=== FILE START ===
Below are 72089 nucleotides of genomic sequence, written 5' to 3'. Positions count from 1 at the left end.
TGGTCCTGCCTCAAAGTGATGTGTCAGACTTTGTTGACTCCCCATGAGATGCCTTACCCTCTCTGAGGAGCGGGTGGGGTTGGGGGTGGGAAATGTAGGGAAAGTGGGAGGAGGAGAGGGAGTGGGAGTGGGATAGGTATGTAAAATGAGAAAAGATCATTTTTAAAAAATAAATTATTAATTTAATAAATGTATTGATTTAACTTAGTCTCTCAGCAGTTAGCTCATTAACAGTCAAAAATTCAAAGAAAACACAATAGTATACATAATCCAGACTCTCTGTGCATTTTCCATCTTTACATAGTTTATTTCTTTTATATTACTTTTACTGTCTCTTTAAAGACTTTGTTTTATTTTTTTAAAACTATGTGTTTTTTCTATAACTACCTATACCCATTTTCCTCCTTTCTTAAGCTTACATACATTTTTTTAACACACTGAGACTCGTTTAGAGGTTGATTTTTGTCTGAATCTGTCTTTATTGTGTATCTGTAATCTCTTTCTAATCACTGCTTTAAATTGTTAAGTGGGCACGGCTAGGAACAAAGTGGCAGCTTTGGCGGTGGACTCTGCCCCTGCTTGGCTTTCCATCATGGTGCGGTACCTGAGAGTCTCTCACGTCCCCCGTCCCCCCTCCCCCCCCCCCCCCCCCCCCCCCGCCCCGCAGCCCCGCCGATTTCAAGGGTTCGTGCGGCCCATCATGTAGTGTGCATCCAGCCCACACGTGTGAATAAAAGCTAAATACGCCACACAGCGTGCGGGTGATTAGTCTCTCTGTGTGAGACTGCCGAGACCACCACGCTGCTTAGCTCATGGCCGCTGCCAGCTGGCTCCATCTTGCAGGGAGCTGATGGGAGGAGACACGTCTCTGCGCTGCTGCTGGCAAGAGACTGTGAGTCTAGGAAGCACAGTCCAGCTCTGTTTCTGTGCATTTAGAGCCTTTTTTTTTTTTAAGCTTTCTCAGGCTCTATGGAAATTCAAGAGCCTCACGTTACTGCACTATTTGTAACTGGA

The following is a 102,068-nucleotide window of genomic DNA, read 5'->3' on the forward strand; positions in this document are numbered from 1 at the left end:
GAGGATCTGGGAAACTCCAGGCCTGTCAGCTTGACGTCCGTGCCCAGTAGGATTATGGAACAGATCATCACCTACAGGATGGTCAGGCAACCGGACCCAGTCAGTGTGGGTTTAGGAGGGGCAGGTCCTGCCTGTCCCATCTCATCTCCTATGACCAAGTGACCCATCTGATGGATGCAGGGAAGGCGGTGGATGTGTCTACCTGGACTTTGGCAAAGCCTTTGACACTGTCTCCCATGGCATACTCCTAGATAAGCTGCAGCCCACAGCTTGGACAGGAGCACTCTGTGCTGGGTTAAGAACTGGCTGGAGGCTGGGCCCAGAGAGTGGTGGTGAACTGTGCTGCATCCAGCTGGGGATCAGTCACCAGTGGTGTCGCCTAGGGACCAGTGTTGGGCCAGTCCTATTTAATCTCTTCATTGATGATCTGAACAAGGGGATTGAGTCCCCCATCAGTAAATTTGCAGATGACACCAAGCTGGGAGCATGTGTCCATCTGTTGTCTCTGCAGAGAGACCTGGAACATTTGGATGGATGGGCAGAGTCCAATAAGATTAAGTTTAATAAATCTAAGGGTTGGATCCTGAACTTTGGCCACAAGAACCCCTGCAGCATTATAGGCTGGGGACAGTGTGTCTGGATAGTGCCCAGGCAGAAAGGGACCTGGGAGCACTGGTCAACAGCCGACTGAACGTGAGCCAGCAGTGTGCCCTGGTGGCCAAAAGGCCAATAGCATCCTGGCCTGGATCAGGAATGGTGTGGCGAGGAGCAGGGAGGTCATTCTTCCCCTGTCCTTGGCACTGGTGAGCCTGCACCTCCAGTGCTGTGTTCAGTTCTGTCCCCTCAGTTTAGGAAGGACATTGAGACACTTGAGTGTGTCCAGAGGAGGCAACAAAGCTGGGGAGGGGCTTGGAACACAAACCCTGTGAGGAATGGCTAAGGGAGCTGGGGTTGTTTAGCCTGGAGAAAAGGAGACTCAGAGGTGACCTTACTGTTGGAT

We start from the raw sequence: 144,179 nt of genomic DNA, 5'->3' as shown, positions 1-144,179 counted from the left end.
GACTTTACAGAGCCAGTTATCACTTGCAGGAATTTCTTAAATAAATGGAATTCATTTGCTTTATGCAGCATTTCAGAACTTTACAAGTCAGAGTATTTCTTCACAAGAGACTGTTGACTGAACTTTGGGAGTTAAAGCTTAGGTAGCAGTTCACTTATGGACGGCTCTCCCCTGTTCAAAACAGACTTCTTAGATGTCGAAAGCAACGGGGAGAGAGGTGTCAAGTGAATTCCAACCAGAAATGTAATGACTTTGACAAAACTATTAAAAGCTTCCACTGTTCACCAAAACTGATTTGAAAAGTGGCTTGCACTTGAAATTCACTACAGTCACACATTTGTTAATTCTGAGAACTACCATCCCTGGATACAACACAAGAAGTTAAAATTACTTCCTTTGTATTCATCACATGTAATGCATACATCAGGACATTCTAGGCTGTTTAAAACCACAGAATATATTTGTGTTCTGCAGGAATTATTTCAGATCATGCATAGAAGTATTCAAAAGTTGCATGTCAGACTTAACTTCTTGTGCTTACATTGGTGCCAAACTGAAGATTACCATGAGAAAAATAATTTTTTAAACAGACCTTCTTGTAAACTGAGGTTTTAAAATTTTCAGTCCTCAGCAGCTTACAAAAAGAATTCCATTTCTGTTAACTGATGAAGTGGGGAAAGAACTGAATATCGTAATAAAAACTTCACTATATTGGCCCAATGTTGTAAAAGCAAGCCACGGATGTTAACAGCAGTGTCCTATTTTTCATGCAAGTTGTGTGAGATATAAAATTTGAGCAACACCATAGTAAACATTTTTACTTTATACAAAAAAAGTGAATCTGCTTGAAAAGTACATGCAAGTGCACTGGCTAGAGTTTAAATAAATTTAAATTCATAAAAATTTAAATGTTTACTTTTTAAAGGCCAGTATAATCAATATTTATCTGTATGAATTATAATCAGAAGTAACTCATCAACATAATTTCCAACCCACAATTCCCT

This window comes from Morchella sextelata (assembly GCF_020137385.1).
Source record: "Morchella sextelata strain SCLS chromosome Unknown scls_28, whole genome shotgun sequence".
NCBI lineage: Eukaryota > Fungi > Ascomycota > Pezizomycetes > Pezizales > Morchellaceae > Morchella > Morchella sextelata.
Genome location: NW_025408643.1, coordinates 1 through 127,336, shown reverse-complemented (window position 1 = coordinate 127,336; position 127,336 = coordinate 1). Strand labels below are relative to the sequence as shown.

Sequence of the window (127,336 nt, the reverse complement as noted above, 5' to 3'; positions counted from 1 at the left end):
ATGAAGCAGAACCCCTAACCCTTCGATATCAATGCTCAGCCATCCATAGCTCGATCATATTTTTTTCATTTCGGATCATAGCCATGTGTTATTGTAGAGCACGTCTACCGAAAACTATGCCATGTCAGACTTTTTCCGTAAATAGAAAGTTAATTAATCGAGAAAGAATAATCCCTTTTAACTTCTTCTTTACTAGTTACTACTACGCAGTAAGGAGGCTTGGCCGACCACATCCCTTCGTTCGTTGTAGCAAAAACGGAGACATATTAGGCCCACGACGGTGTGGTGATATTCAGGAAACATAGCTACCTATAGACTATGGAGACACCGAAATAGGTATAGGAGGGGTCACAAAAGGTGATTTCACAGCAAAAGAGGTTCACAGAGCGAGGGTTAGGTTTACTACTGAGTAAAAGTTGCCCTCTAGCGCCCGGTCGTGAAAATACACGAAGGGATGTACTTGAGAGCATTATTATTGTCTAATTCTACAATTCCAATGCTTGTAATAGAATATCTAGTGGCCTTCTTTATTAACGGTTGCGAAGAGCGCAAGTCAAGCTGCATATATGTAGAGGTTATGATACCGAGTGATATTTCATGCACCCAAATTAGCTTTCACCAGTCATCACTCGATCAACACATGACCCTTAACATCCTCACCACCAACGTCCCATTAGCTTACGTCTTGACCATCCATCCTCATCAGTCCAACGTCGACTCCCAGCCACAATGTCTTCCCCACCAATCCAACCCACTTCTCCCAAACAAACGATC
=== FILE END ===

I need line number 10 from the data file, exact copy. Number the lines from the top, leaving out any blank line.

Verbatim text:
Genome location: NW_025408643.1, coordinates 1 through 127,336, shown reverse-complemented (window position 1 = coordinate 127,336; position 127,336 = coordinate 1). Strand labels below are relative to the sequence as shown.